What is Diffuse Idiopathic Skeletal Hyperostosis (DISH)?

What is Diffuse Idiopathic Skeletal Hyperostosis (DISH). Diffuse Idiopathic Skeletal Hyperostosis or DISH, also known as Forestier’s disease, is a condition characterised by the gradual stiffening and hardening of ligaments and tendons in the spine and other areas of the body. The process of ligament hardening is called calcification and ossification, which is literally what it sounds like, the deposition of calcium in the spinal ligaments, leading to them turning to bone (ossification).

Diffuse Idiopathic Skeletal Hyperostosis (DISH) was first described by Forestier and Rotes-Querol in 1950 and was originally known as “senile ankylosing hyperostosis of the spine” 1. The exact cause remains unclear2,3,4,5, which is why it still has the word “idiopathic” in its name, as this is the medical term for cause unknown. DISH primarily affects biological males over the age of 405,6 and is associated with various metabolic and lifestyle factors, such as obesity, insulin resistance syndrome, type II diabetes, high blood pressure (hypertension), and an imbalance of cholesterol (dyslipidemia) 6,7. Believe it or not, DISH has been described in ancient Egyptian Pharaoh Ramses II and in Neanderthals8,9. We have spoken before about the human link to Neanderthals in our blog how the shape of the spine can cause back pain.

So why am I writing this blog? Why DISH? Well, there are several reasons for this blog. Reason the first is that I have seen DISH a lot in my clinical career and patients rarely get an opportunity to learn about their condition. Reason the second is that for me, DISH is the keystone condition that epitomises why X-rays are so important in chiropractic clinical practice.  Reason the third is we have a patient case study coming soon of a patient with DISH and this blog will help put context to the case study. In this blog, we will explore the symptoms, diagnosis, treatment options, and lifestyle management strategies for individuals living with DISH.

What is DISH? In a nutshell, DISH is a non-inflammatory condition that primarily affects the spine, although it can also involve other areas such as the shoulders, hips, knees, heels, and elbows. The hallmark feature of DISH is the formation of new bone along the ligaments of the spine, which can lead to stiffness, reduced mobility, and pain.

Symptoms of DISH

The symptoms of DISH can vary widely among individuals. Some common signs and symptoms include:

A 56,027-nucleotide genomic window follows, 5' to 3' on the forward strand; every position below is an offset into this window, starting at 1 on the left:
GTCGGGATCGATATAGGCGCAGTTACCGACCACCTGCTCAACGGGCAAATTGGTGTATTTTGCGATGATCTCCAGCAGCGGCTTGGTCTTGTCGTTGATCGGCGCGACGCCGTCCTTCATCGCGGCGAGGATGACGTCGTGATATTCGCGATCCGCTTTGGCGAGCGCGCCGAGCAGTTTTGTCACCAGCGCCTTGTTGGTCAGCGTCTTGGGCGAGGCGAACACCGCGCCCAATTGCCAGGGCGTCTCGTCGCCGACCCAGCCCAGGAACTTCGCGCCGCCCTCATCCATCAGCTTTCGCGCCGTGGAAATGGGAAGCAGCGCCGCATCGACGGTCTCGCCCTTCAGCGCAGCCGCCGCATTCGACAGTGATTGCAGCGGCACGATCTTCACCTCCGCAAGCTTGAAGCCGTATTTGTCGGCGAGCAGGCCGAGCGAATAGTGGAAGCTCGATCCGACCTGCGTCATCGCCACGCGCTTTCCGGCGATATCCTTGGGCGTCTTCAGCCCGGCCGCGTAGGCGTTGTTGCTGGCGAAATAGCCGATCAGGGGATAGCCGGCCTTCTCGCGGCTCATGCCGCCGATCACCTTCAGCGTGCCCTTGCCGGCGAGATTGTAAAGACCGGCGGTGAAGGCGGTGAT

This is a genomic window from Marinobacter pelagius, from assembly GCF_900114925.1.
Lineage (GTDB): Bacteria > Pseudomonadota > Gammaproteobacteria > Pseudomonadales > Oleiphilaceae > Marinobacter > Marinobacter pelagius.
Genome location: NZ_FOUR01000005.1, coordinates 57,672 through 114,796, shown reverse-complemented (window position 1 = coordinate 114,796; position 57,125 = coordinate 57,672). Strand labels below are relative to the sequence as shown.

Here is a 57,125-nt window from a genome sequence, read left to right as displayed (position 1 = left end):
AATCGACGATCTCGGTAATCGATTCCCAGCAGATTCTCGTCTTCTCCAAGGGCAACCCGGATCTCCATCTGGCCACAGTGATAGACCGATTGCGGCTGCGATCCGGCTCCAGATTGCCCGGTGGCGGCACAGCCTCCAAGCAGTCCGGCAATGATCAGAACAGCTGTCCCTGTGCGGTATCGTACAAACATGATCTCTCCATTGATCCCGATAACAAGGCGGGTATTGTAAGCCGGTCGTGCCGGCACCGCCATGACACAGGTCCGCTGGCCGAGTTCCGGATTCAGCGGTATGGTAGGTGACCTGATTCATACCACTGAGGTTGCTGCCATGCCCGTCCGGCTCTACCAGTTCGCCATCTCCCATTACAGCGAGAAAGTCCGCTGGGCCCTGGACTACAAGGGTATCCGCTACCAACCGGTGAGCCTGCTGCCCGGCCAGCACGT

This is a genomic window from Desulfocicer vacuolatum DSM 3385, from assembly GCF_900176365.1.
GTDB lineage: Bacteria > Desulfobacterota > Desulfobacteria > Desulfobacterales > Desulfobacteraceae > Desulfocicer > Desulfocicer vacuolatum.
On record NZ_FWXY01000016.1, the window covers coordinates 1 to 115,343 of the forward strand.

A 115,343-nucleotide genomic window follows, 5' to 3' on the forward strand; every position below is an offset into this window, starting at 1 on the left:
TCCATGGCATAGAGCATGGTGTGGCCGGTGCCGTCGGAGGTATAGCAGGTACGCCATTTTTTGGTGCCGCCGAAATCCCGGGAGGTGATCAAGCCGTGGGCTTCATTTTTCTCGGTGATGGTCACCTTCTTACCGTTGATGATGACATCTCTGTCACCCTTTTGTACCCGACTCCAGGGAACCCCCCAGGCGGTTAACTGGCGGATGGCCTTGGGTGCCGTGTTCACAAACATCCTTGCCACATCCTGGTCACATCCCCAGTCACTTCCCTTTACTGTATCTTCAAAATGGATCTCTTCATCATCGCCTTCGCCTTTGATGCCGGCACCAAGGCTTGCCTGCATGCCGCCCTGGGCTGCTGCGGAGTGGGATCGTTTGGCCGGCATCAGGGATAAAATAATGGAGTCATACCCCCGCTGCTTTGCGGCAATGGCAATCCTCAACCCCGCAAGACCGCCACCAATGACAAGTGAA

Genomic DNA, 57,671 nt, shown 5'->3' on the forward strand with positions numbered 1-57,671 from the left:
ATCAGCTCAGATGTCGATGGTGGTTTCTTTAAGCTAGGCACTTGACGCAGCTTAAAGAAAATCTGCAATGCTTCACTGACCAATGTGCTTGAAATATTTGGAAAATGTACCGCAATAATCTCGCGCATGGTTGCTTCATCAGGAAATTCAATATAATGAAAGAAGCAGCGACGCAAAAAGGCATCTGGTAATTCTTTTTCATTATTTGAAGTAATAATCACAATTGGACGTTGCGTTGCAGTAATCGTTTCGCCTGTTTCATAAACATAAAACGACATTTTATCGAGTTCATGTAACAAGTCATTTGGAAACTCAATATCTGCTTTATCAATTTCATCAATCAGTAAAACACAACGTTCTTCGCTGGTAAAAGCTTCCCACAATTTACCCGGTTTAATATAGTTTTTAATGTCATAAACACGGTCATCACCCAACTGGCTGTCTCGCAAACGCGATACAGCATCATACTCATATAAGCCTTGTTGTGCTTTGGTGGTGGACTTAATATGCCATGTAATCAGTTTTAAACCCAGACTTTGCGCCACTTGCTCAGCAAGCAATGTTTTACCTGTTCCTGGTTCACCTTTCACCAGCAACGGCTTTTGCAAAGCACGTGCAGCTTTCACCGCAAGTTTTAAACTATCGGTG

• Progress stiffness and limited range of motion in the spine and affected joints.
  • Pain, especially in the back and shoulders.
  • Difficulty swallowing or breathing in severe cases where the spinal bones impinge on the oesophagus or windpipe (trachea).
  • Formation of bony outgrowths (osteophytes) visible on X-rays.
  • Occasionally, DISH can lead to complications such as spinal fractures or neurological issues if the bony growths compress nerves.

Diagnosis of DISH

Diagnosing DISH typically involves a combination of medical history, physical examination, and ultimately, the diagnosis can only be confirmed with imaging studies. X-rays are commonly used to visualise the characteristic bony growths along the spine and affected joints. In some cases, additional imaging tests such as CT scans or MRI scans may be ordered to assess the extent of the condition and rule out other potential causes of the patients’ symptoms. The hallmark of DISH on x-ray is a large amount of excessive bone bridging across at least four consecutive spinal levels as shown in figure 1 below.

Physical Therapy Management and DISH

Currently, there is no cure for DISH, and treatment primarily focuses on managing symptoms. Some intervention options from chiropractors and other manual therapists, particularly spinal manipulative therapy are contraindicated for DISH patients due to an increased risk of fracture of the affected bones and joints. Whilst the joint may have ossified, the bone quality is poor and can fracture easily4. Other complications of DISH can include:

  • Difficulty swallowing (dysphagia).